is truly a fascinating place to visit. With its spectacular scenery,
varied climatic zones, plethora of flora and fauna, diversity
of peoples, and interesting history, this country that stretches
from the Andes to the Amazon, provides many opportunities for
the business, student, or vacation traveler. Ten of the more
compelling reasons to visit Bolivia include:
1. Uniqueness: Como Bolivia no hay
dos is the Bolivian way of saying in Spanish that there is
no other place in the world quite like Bolivia.
2. Geography and Climate: Although located near the
equator, because of acute variations in altitude, every climate
from alpine to subtropical exists in Bolivia. Snowcapped peaks
pierce the clouds and reach more than 20,000 feet while Bolivia's
portion of the steamy Amazon basin is barely above sea level.
In some places the Andes are so steep, travelers are able to
cross several climatic zones within an hour or so.
3. Indigenous Nation: Unlike the United States
and some other countries in the Americas, Bolivia's indigenous
people have not only survived but constitute the vast majority
of the population. More than 80 percent of Bolivians are of indigenous
heritage. El Alto de La Paz is the fastest growing city in Latin
America and the largest Indian city in the world.
4. Diversity: Among Bolivia's indigenous
people there are the major groups such as the Quechua (descendents
of the Incas), Aymara, and Guaraní as well as many smaller
bands such as the Uru-Chipaya, Chiquitanos, and Mojos. In addition,
Bolivia is a land of immigrants with significant populations
of Spanish and other Europeans including Germans and Eastern
European Jews. There are Mennonites, Lebanese, and Japanese immigrants
as well as newcomer Koreans.
5. History: Bolivia's pre-Columbian
history predates the establishment of the Tiahuanaco civilization,
founded around in the first century BC on the shores of Lake
Titicaca. Later of course came the Incas and then the Spanish.
After more than 300 years of colonial rule, in 1825 Bolivians
gained their independence and subsequently pursued a slow and
sometimes tortuous journey towards democracy. Along the way,
each generation of Bolivians has left evidence of its presence.
These vestiges of history provide wonderful opportunities for
visits and further exploration.
6. Authentic and Unspoiled: Yes, things do eventually
change in Bolivia but more than any other country in the Americas,
visitors are still able to see virtually untouched forests, high
plains, rivers, lakes, marshlands, mountain valleys, and towering
peaks in a country larger than Texas and California combined.
In addition, the majority of Bolivia's indigenous peoples, and
even immigrants, continue to speak their native languages and
practice their heritage cultures even though many are able communicate
also in Spanish and participate in mainstream Bolivian society.
7. Culture: Everywhere you go in Bolivia
the native music, arts, and handicrafts are in view. Andean music
is especially unique and interesting. Traditional song, and dance
are performed nightly in folkloric venues called peñas
and are prevalent during the many festivals celebrated in urban
barrios as well as in rural villages.
8. Affordable: Travel in Bolivia for the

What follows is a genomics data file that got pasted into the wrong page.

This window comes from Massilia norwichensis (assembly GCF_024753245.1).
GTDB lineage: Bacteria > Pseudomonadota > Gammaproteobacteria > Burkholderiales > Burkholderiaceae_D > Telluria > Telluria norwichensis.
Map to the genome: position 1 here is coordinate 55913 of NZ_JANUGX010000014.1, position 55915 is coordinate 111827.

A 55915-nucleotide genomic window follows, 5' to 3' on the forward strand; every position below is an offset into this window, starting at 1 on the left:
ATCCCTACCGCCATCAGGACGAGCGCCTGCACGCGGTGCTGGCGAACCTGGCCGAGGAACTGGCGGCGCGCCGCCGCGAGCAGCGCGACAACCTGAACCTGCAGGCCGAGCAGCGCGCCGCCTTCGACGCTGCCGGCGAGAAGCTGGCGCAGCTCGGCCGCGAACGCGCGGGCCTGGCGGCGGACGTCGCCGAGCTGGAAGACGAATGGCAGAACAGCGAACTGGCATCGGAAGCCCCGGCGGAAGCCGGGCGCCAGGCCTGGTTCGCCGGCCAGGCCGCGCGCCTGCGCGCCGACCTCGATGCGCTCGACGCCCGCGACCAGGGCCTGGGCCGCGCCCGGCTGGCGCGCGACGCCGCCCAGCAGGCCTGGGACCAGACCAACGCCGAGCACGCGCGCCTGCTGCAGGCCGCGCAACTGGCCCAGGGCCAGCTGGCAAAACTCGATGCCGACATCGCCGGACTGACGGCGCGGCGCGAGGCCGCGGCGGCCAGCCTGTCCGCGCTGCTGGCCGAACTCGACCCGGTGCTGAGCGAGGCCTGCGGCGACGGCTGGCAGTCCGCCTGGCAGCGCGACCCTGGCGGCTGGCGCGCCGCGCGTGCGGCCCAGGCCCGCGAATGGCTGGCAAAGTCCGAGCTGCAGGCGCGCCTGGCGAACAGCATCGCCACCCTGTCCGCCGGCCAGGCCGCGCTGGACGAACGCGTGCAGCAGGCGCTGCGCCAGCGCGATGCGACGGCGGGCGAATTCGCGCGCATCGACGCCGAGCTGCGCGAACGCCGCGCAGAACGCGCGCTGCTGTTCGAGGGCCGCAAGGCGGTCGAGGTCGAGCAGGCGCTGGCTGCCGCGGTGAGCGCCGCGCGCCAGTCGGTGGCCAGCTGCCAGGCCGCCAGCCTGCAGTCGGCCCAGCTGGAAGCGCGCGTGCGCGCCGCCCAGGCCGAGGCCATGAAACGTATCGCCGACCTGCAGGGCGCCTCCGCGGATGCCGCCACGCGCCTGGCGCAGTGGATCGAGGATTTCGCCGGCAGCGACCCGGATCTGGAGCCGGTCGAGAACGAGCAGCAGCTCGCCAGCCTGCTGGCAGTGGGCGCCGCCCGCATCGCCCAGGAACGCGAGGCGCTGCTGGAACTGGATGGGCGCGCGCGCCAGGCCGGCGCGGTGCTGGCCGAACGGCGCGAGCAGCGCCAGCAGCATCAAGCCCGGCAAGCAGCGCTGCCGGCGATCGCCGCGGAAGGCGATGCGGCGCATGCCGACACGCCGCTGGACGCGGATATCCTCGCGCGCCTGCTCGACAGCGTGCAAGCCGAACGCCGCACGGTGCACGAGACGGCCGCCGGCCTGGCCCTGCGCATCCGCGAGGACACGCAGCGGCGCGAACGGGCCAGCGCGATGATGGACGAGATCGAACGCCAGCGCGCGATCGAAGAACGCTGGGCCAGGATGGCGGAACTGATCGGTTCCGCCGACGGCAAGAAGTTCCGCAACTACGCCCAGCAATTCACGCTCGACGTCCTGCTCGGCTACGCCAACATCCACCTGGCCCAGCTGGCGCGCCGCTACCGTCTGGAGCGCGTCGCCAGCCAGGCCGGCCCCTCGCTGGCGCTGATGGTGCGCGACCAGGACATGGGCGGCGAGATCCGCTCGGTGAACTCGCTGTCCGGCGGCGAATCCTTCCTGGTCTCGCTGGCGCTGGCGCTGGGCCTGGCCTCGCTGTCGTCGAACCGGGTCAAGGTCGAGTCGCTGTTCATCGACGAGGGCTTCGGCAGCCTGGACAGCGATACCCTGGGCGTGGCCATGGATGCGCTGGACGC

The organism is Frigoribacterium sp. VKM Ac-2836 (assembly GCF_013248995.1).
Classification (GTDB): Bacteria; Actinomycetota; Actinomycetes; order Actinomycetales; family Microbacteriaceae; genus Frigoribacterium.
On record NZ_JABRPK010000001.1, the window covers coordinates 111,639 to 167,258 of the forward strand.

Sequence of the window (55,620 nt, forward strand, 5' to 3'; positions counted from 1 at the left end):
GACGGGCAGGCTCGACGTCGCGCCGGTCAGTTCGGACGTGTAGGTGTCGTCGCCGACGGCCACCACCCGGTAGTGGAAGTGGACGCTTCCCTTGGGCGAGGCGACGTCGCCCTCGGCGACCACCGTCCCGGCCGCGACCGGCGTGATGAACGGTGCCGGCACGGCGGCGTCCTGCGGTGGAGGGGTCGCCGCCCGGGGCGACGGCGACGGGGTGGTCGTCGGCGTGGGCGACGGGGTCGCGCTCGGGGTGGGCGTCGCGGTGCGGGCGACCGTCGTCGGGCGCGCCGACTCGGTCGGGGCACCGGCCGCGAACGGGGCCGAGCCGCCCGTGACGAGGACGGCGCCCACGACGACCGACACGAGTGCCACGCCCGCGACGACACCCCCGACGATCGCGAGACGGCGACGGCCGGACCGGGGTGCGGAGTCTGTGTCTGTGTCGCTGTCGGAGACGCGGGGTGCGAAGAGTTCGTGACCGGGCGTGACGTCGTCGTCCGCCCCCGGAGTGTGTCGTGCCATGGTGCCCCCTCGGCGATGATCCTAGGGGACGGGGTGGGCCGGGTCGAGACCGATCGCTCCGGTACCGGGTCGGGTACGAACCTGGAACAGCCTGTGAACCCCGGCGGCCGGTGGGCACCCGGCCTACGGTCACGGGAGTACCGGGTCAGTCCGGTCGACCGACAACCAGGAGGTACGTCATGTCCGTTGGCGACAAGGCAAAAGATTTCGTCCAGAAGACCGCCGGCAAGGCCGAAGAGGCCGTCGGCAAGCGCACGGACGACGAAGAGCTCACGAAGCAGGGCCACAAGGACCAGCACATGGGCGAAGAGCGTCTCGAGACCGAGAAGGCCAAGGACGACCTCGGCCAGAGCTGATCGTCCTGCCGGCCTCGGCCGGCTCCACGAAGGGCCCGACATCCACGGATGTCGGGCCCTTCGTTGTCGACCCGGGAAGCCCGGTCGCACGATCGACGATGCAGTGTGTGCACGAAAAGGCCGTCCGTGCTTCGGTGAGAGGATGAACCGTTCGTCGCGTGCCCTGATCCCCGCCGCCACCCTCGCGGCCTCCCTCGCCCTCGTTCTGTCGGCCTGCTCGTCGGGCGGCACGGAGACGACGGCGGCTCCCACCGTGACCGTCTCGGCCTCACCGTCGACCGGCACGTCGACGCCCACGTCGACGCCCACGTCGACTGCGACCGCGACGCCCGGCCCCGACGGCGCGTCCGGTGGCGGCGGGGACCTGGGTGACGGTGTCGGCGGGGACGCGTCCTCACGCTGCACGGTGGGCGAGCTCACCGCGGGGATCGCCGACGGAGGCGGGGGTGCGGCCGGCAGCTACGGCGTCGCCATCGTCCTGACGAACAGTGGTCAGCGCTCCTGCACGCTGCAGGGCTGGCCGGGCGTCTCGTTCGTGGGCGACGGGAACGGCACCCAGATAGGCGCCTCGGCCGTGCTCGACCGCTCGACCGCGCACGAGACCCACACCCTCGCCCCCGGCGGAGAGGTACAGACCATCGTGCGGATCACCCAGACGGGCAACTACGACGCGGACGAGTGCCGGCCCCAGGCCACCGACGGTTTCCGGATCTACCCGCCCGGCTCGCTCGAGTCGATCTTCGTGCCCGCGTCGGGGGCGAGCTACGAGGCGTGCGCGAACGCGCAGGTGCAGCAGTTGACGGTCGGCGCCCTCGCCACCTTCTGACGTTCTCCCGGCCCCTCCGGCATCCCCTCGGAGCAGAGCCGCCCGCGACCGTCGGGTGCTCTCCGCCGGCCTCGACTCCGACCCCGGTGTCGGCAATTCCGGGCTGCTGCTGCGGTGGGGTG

most part is a real bargain. Although airline fairs to Bolivia
can be a bit steep, once you arrive, you will be treated to world-class
services at inexpensive rates. Hotel and restaurant costs are
more than reasonable yet service and quality tend to be superior.
In fact, travel-associated expenses will run about half to a
third of what you are likely to pay in Europe or the United States.
Even when compared to its Latin American neighbors such as Argentina,
Brazil, or Chile, travel in Bolivia is significantly less expensive.
9. Adventure: The highest ski lift, golf
course, and swimming pool in the world are all found in and around
La Paz. Trekking in Bolivia is exceptional. Chose between ancient
Inca trails or newly scouted Andean paths. More adventurous mountain
climbers can test their abilities on some of the Andes' most
challenging peaks such as Sajama, Illampu or Illimani. There
are safaris and hunting trips in the Amazon basin by boat or
four-wheel drive vehicles. Mountain biking and climbing are very
popular. Participate in eco-tourism with a visit to one of Bolivia's
national parks such as Madidi, Noel Kempf, or Amboró.
You can traverse the altiplano and the Andes by train
or bus to Peru, Brazil, Argentina, or Chile. Explore the great
Salt Flats of Uyuni or visit the replicated indigenous villages
at a cultural complex on Lake Titicaca where you can experience
first-hand the traditional Aymara and Kallawaya cultures and
then cross the Lake to Peru on a boat or catamaran and continue
on to Cuzco and Machu Pichu if you like.
10. Third World But Safe: Bolivia is, of course,
a paradox. It is the most indigenous and poorest nation in South
America. Wherever you go in the country, you cannot escape the
signs of poverty and underdevelopment. Many of the very attractions
that draw visitors to Bolivia in the first place (e.g., the virgin
forest habitats and traditional indigenous culture) exist not
only because of the country's isolation but also in part because
Bolivia has failed to develop economically and politically. This
can present a variety of challenges to travelers. Fortunately,
in most cases, with a proper dose of preparation before traveling
and a few precautionary measures during your visit, the time
you spend in Bolivia will be safe, healthy, and enjoyable. In
fact, the data clearly suggest that you are more likely to be
a victim of untoward circumstances in Los Angeles, New York,
or London than in La Paz, Cochabamba, or even Santa Cruz de la
Bolivia Today, via our country guide,
visitors with the travel information and recommendations they
need for a successful, safe, and affordable journey to Bolivia.
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